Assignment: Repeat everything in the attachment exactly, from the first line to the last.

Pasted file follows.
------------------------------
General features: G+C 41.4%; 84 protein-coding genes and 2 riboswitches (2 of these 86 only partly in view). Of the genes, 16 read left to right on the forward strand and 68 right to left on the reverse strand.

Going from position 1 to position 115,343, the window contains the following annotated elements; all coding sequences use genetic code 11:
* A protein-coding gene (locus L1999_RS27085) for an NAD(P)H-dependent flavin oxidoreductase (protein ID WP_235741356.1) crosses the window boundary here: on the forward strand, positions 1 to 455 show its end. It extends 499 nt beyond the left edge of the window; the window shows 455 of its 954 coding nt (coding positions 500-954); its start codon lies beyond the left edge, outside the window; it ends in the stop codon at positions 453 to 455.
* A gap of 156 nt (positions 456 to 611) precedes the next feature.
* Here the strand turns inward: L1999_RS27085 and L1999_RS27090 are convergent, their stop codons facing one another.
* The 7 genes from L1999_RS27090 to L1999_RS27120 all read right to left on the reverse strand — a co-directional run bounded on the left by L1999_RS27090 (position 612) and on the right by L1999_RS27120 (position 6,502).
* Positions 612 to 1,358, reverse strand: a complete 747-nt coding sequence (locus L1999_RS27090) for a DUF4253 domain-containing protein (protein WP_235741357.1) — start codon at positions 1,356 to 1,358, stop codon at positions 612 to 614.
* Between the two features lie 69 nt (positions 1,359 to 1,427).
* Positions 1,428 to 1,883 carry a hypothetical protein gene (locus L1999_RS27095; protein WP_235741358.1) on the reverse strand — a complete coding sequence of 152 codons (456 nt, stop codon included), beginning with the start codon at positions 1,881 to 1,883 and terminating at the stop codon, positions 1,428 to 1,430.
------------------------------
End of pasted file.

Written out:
General features: G+C 41.4%; 84 protein-coding genes and 2 riboswitches (2 of these 86 only partly in view). Of the genes, 16 read left to right on the forward strand and 68 right to left on the reverse strand.

Going from position 1 to position 115,343, the window contains the following annotated elements; all coding sequences use genetic code 11:
* A protein-coding gene (locus L1999_RS27085) for an NAD(P)H-dependent flavin oxidoreductase (protein ID WP_235741356.1) crosses the window boundary here: on the forward strand, positions 1 to 455 show its end. It extends 499 nt beyond the left edge of the window; the window shows 455 of its 954 coding nt (coding positions 500-954); its start codon lies beyond the left edge, outside the window; it ends in the stop codon at positions 453 to 455.
* A gap of 156 nt (positions 456 to 611) precedes the next feature.
* Here the strand turns inward: L1999_RS27085 and L1999_RS27090 are convergent, their stop codons facing one another.
* The 7 genes from L1999_RS27090 to L1999_RS27120 all read right to left on the reverse strand — a co-directional run bounded on the left by L1999_RS27090 (position 612) and on the right by L1999_RS27120 (position 6,502).
* Positions 612 to 1,358, reverse strand: a complete 747-nt coding sequence (locus L1999_RS27090) for a DUF4253 domain-containing protein (protein WP_235741357.1) — start codon at positions 1,356 to 1,358, stop codon at positions 612 to 614.
* Between the two features lie 69 nt (positions 1,359 to 1,427).
* Positions 1,428 to 1,883 carry a hypothetical protein gene (locus L1999_RS27095; protein WP_235741358.1) on the reverse strand — a complete coding sequence of 152 codons (456 nt, stop codon included), beginning with the start codon at positions 1,881 to 1,883 and terminating at the stop codon, positions 1,428 to 1,430.